Breaking down barriers between cultures – The Australian Jewish News OCN News

I guess I got lucky. Between four and eight years at Connaught House School in London, my classmates included Ziyad Aladdin, Khalid Ishmail and Yasser Al-Sayid. You’re right, none of them fit what you consider to be traditional Jewish names. But we played together and went to each other’s birthday parties.

And when I came home from school, who greeted me at the door of the building where we lived with a beaming smile? That’s right, Mohammed the doorman. His wife Aysha was our housekeeper. And whenever we had people over for dinners, yom tovs or simchas, Aysha would help in the kitchen, and Mohammed – who also worked at a posh casino and traveled to Mecca for the Haj – would put on his tuxedo and assume the role of bartender. and server.

Mohammed and Aysha were part of the family, Ziyad, Khalid and Yasser were my friends.

That’s how I saw them. Yes, they were Arabs and Muslims, but our relationship was not tainted by any geopolitical or religious considerations.

So I got lucky. There were members of the community I grew up in who didn’t have the social exposure that I had, and who automatically excluded anyone Arab or Muslim as an enemy.

You’d like to think that over 40 years later and thousands of miles away in a state that prides itself on multiculturalism, that kind of attitude might have been confined to the history books, but unfortunately not. It persists in some neighborhoods.

But it’s not just about how we perceive them. It’s also about how they perceive us.

What would people think of us who have never met a Jew or, for that matter, who know nothing about Israel?

Well, if last year’s media coverage of Jews and Israel was the only exposure they got, it’s unlikely.

Jews are the ones who, not once but twice, have been splashed across the front pages of newspapers and TV screens blatantly breaking lockdown rules. And Israel was the country described as reducing the homes of poor Palestinians to rubble. Hardly the best first impression.

And that’s where the Jakob Frenkiel Connecting Cultures service run by Zionism Victoria comes in.

In a nutshell, it is a free service supplementing the Victorian curriculum that brings students from non-Jewish schools across the state into the heart of the Jewish community. The experience is tailored to the age of the participants and what they are studying. They can visit a Jewish school, a shule, the Melbourne Holocaust Museum and the Jewish Museum of Australia. They can hear from rabbis, Holocaust survivors, communal leaders and volunteers. Throw in a falafel lunch and a short film about Israel, and the impact can’t be overstated.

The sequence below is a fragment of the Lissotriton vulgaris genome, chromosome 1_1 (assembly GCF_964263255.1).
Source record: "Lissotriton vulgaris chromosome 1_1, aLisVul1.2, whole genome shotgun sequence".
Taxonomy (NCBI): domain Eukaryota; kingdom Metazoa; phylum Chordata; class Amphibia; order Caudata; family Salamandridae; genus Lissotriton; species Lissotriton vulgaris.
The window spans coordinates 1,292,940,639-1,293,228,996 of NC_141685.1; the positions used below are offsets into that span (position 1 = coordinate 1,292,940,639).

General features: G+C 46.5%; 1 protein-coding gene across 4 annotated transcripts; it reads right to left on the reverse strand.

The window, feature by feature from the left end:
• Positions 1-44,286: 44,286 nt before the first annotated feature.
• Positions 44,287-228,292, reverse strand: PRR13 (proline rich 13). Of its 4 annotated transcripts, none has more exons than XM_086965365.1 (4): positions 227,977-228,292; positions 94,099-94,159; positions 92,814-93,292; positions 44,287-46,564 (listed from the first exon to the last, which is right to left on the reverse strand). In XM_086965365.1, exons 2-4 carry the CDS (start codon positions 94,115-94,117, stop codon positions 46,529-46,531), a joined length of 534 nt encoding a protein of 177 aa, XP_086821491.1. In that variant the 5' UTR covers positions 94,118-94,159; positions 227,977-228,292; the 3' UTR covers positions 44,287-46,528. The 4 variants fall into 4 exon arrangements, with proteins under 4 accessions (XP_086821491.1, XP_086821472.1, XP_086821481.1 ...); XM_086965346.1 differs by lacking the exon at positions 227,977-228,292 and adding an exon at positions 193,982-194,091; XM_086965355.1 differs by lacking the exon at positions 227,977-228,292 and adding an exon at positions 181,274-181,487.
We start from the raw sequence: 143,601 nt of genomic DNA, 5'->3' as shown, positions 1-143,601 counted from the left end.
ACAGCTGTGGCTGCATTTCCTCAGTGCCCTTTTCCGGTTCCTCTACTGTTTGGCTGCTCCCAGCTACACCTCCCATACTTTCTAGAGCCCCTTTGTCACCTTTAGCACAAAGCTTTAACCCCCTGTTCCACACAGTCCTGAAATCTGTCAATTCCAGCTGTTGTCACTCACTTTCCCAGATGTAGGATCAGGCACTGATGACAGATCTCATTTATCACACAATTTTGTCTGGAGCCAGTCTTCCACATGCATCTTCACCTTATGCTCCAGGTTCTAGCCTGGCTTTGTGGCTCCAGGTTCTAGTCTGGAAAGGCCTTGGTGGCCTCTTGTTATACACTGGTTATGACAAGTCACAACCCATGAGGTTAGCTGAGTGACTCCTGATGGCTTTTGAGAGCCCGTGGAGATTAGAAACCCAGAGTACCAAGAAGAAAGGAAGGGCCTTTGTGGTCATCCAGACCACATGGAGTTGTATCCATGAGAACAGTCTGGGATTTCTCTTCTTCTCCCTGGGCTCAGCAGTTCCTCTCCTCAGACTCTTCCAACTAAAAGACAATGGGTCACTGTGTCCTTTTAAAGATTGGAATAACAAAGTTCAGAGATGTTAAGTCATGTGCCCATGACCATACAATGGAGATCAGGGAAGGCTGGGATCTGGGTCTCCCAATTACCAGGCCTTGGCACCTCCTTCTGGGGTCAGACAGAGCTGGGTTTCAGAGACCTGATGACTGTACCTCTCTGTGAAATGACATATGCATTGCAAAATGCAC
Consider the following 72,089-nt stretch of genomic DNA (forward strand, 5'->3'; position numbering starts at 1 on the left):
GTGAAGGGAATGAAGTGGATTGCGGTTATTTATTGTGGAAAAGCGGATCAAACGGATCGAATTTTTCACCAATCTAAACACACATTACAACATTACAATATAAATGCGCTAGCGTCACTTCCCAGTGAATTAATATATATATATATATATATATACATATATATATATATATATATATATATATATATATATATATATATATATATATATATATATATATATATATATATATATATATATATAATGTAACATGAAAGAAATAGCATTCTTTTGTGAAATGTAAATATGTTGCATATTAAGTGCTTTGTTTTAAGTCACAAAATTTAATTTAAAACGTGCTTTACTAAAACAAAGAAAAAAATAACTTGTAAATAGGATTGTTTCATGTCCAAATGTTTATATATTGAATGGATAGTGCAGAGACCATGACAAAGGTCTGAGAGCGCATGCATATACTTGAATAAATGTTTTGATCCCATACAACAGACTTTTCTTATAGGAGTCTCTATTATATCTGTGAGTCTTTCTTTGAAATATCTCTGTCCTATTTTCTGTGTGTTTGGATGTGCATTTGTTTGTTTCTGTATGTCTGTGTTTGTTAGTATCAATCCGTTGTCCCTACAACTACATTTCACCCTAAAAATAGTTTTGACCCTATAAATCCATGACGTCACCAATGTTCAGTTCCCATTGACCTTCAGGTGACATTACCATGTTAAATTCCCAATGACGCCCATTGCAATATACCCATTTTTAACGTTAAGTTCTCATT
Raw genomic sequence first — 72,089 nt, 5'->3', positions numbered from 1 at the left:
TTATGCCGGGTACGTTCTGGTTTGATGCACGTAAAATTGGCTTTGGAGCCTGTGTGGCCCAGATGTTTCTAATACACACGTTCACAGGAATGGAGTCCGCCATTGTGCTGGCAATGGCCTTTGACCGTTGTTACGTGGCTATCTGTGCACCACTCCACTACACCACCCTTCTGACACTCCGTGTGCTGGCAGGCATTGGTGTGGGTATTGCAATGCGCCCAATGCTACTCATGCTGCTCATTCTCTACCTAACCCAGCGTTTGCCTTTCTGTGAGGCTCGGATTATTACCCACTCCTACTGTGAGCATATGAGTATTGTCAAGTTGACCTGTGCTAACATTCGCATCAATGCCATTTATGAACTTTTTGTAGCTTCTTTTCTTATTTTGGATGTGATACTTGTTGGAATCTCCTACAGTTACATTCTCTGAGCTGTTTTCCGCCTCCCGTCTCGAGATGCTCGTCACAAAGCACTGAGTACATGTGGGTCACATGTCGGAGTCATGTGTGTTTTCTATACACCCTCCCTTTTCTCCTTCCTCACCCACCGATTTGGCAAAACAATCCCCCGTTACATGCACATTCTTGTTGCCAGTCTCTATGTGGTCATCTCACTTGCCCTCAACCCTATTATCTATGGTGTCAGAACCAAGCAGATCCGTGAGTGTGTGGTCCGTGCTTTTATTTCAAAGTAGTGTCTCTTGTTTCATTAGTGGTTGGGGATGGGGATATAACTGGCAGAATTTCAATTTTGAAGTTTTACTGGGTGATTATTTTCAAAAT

Students from Wonthaggi Primary School and Leibler Yavneh College planting a tree.

For young students whose only impression of the Jewish state is likely to come from highly damaging reporting, this is an opportunity to see a vibrant multicultural modern democracy, respectful of all faiths and a world leader in many areas, from science to start-ups and from high technology to haute cuisine.

And given what we’ve read recently about anti-Semitic bullying in public schools and swastikas, the importance of reaching out to younger members of the wider Victorian community and educating them about who we are and our history is essential.

Earlier this month, at Beth Weizmann, we had the pleasure of welcoming 50 students from Melton Christian College. It was as much an education for me as it was for them. As they sat in one of the rooms in the Lamm Library between their visits to the Holocaust Museum and St Kilda Shule, they nodded and said graces before sinking into their falafel and their pita. Frum Christian children. Who knew?

One of them approached very politely and, after saying what an eye-opening experience it was, asked if he could walk around the library and look at the books and Judaica on display. Shortly after, Ruth from the library called me into my office to tell me what a pleasure it was to see the 50 students now browsing the shelves.

From Melton to Mildura and from Wallan to Wonthaggi, every year hundreds of students converge on Caulfield for Connecting Cultures. And their schools in Country Victoria are more than happy to reciprocate. Primary pupils from Leibler Yavneh, for example, became pen pals with children from schools in southern Gippsland and went to experience a bit of their way of life, learning about topics such as dairy farming and coal mining .

Cultural educator Rob Robertson, who hailed Connecting Cultures as “one of the most rewarding and educational programs Wonthaggi North Elementary School has attended”, enthused that it “promotes the culture of peace and acceptance of others”, adding that lasting friendships are forged not only between students from different schools but also between teachers.

Fundamentally, he added, it “plays an important role in sowing seeds of tolerance, compassion and understanding that will help create a more harmonious society for the future to come.”

Surely no one can question whether it is an end worth pursuing.

As for Ziyad, Khalid and Yasser, I’ll be honest, it’s been many years since I’ve seen my Muslim playmates. But I can only hope that they remember their Jewish friends from Connaught House school with the same warm feeling I remember them with. And most importantly, our shared childhood meant they grew up without the damaging blinders to those of a different religion or ethnicity that plague so many in our society.

Ultimately, when cultures connect, barriers are broken down. And in today’s world, we all need to do our part to make that happen.

Zeddy Lawrence is the Executive Director of Zionism Victoria.

For more information on the Jakob Frenkiel Connecting Cultures service, visit zionismvictoria.org.au/connecting-cultures or email [email protected]

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